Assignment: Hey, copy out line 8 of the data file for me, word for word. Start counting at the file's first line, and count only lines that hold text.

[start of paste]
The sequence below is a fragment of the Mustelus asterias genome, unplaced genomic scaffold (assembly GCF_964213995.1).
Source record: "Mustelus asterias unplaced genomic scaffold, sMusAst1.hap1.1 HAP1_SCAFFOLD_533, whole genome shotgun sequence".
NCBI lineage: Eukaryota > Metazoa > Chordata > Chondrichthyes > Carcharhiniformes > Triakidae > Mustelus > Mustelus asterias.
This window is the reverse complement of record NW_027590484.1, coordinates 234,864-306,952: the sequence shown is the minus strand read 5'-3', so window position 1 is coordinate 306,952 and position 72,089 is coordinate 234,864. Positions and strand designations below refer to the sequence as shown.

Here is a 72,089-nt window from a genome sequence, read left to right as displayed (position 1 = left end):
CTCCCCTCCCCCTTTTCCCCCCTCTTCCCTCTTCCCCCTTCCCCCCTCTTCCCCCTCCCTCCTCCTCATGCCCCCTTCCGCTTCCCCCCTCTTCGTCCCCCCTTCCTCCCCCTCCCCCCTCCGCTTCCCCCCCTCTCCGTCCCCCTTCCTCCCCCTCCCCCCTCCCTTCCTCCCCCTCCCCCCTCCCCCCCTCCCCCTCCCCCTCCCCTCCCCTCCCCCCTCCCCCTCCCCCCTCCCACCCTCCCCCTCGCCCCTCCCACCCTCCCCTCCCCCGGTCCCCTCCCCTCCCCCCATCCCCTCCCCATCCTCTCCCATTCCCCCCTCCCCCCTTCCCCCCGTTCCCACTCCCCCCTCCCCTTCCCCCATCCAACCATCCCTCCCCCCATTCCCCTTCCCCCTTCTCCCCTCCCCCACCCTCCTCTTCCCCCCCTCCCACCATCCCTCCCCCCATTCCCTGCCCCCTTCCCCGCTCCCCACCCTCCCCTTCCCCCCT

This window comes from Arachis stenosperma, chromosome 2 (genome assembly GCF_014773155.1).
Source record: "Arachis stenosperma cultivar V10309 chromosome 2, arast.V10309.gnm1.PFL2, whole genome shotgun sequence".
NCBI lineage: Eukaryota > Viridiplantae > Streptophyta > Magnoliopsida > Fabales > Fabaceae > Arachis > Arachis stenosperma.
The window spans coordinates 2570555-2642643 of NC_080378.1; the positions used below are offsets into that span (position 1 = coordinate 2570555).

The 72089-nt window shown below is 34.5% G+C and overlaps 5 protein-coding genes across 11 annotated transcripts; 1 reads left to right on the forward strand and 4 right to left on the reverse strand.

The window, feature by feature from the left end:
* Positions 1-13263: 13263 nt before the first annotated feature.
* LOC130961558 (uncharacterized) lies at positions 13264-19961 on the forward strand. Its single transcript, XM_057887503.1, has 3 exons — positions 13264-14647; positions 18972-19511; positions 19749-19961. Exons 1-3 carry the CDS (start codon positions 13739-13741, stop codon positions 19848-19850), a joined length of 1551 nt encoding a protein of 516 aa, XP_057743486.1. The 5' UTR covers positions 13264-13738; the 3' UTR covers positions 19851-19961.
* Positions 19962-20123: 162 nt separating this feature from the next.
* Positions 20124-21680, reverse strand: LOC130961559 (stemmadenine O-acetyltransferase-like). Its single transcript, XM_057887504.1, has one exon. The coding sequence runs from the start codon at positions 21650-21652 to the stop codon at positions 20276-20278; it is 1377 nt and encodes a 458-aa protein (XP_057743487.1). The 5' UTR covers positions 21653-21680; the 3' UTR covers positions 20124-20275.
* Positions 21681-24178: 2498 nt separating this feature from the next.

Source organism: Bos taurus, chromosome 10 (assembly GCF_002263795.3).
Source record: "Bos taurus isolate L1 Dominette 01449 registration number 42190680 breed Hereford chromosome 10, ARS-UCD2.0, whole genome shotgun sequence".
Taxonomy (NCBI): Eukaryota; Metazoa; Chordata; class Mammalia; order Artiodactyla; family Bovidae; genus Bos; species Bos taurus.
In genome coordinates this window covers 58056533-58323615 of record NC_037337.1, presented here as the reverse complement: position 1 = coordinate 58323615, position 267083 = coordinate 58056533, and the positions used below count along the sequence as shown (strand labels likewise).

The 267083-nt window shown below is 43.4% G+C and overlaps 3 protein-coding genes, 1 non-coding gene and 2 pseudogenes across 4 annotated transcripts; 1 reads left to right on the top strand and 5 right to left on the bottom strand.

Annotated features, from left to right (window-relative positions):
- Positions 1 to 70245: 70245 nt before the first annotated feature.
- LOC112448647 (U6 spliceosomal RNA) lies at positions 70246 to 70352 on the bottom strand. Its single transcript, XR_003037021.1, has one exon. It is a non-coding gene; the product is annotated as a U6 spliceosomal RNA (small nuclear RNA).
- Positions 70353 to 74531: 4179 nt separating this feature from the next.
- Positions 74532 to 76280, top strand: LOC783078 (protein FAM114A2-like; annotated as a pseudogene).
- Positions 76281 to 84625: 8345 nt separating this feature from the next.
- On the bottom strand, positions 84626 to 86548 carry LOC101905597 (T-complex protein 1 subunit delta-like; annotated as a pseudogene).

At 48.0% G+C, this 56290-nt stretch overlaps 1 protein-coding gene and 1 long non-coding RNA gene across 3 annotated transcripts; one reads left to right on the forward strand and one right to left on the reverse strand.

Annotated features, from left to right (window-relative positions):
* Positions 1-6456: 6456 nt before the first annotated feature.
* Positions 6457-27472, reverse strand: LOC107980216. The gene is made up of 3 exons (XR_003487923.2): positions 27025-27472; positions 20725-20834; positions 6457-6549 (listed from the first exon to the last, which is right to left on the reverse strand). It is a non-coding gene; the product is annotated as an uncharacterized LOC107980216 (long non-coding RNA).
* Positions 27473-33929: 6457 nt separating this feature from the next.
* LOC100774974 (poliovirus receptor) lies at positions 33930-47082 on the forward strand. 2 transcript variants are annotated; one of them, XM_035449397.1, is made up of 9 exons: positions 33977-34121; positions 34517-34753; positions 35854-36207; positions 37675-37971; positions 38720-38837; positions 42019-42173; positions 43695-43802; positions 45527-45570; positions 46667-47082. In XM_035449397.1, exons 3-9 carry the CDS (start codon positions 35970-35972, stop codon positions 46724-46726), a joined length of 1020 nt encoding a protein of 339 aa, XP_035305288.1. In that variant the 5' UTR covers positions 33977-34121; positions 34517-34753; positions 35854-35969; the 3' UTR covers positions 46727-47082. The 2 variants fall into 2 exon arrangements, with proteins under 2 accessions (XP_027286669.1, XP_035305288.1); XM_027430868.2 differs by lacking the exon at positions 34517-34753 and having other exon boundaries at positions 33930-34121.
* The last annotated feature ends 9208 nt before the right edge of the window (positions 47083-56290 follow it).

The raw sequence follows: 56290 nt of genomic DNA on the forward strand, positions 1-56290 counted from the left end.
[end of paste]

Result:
Source record: "Arachis stenosperma cultivar V10309 chromosome 2, arast.V10309.gnm1.PFL2, whole genome shotgun sequence".